Are You Guilty of Sales Management Malpractice?
There’s an old saying that prescription without diagnosis is malpractice. I like to apply it to sales management as well as medicine.
I see this all the time when sales managers have to deal with performance issues. They leap to the conclusion that poor performance by a rep is an indicator of laziness or no motivation. But that’s just one possible cause. You have to dig a little deeper to find out what’s going on with a rep so you can make the right diagnosis and prescribe the right solution.
In my experience, performance issues usually fall into three categories, each of which requires a different path forward.
1) A lack of skill.
It could be that the rep has never learned the skills in the first place or was unable to translate classroom (or book) learning into action. So even if they were exposed to your company’s best practices, they never learned how to apply them.
The solution in this case is to make sure to your training programs are highly interactive and practical. Include one-on-one or small group teaching as needed, plus role-playing and perhaps mentoring to help the person practice applying the necessary tactics and steps.
2) A lack of confidence.
Confidence issues can usually be traced to two sources. The first is unrealistic expectations. If a professional baseball player expected to get a base hit in every at bat, he would be disappointed all of the time because nobody comes close to batting 1.000 over the course of a season.
If you run into a rep who seems discouraged, start by asking, “What is your expectation here?” If it is unrealistic, help the rep develop a more realistic understanding of what is possible given his stage of professional development. Going forward, be sure to praise his effort as well as results until his confidence has been restored.
If the expectation is realistic, the underlying cause is often a skill issue — meaning the person is not confident in her ability to be successful with a skill and/or failed badly when trying to use some of the techniques she was taught. In that case, the best path is skill development through role plays, mentoring, etc.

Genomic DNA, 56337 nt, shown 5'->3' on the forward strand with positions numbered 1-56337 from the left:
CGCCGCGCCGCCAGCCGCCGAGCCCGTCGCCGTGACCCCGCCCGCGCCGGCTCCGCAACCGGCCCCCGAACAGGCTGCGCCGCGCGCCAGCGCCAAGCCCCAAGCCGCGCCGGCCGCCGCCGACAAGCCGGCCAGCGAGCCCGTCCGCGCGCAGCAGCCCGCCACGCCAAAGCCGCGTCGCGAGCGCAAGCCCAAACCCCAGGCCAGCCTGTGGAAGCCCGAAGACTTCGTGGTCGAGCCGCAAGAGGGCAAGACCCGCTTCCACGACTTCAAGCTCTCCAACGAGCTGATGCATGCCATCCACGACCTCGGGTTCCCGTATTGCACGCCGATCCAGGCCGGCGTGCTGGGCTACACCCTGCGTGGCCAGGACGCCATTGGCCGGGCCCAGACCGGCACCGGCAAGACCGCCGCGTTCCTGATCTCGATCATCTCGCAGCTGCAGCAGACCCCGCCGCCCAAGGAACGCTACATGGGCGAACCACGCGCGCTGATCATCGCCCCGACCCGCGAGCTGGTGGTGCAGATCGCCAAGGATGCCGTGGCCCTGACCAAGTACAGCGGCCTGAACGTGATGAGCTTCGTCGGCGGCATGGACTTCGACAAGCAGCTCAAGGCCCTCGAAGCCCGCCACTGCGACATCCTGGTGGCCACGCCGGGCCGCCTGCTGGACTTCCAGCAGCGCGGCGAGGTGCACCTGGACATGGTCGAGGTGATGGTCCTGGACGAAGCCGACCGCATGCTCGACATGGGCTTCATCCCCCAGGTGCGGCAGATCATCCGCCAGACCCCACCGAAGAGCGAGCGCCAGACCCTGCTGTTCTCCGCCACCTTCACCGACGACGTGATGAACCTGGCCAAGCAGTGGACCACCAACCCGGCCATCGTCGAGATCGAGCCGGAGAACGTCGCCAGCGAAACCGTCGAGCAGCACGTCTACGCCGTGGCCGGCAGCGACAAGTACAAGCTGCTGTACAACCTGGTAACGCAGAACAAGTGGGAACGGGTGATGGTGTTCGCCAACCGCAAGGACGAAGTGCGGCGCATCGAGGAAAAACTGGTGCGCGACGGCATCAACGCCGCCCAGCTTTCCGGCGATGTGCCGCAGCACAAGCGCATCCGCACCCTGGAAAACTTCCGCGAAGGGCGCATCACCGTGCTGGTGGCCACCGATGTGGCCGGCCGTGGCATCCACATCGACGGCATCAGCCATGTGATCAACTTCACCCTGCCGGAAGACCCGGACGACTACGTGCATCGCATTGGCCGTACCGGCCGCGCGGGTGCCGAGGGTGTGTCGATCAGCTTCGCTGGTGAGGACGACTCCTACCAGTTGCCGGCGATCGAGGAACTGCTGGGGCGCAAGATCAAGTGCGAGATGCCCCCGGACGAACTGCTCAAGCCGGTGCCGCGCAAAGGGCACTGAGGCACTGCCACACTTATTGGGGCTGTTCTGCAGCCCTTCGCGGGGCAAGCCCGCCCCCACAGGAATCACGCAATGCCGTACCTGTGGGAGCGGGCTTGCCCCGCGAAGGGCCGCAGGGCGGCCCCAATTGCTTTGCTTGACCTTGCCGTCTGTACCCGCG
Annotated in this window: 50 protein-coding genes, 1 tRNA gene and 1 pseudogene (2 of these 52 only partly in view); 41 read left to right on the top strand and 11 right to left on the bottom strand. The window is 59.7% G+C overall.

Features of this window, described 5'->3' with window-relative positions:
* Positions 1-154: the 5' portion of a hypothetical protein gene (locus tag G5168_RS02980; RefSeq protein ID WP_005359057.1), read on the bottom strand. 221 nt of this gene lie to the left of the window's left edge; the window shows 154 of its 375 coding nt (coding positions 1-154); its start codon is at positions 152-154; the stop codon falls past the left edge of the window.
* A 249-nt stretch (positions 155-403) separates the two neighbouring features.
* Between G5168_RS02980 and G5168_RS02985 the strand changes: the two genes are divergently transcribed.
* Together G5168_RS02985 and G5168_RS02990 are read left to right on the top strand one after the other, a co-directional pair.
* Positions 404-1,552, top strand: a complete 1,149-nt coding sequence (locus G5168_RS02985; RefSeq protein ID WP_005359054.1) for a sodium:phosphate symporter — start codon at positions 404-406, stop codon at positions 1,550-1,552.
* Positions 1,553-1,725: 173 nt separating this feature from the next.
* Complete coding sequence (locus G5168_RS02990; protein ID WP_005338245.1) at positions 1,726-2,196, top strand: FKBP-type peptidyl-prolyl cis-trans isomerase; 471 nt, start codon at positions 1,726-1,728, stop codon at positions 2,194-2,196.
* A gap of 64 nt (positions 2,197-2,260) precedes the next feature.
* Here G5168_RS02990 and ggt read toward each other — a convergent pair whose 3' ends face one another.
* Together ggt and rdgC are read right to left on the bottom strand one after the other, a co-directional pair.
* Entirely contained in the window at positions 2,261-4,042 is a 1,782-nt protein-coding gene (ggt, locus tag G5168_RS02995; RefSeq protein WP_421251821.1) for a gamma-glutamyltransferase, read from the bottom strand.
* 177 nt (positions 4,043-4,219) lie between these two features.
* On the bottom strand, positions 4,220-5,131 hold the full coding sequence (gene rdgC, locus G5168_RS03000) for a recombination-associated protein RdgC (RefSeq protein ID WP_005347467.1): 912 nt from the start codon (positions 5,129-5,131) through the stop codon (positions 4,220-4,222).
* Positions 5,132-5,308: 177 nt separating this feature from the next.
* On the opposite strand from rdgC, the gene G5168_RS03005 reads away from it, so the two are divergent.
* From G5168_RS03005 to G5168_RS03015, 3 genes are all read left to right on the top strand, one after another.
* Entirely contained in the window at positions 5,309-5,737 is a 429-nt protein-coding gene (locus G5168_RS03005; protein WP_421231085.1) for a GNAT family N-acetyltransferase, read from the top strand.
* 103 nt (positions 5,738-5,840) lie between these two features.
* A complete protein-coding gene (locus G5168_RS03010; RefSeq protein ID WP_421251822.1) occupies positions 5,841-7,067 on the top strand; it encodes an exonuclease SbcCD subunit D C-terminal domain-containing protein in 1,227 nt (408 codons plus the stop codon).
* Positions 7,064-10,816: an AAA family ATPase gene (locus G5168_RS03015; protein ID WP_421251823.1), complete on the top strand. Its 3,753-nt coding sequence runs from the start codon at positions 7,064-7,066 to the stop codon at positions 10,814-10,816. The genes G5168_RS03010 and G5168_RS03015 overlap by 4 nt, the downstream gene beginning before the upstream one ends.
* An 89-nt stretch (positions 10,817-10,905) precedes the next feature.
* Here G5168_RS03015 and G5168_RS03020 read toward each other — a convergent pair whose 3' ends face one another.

3) A lack of motivation.
You will see a lack of motivation either in a new or inexperienced rep who fails to improve, or in an experienced rep who has “lost the fire.” (That is, they were good producers in the past but no longer are). Such salespeople have lost sight of their personal goals. More specifically, the link between their behaviors and their personal goals/sales results is now broken.
Your instincts tell you to be direct and to the point with these people, but if you accuse a rep of being unmotivated or say he has lost the commitment or fire, or has a lousy attitude, they will resist. And the trust bond that you have worked so hard to establish could be damaged or perhaps ruined.
What do you do instead? Switch your mindset to help mode: you want to understand what is going on with the person so you can help her get back on track. In other words, don’t jump in with advice or mandates. Talk to the rep.
Matching the prescription to the diagnosis
It’s your job to develop a range of solutions (prescriptions) to fit different types of issues your reps encounter. That’s the only way to develop fixes that last. Otherwise, you’ll keep seeing the same problems again, again, and again.
How well are you doing at diagnosing sales performance issues? Could your reps sue you for malpractice?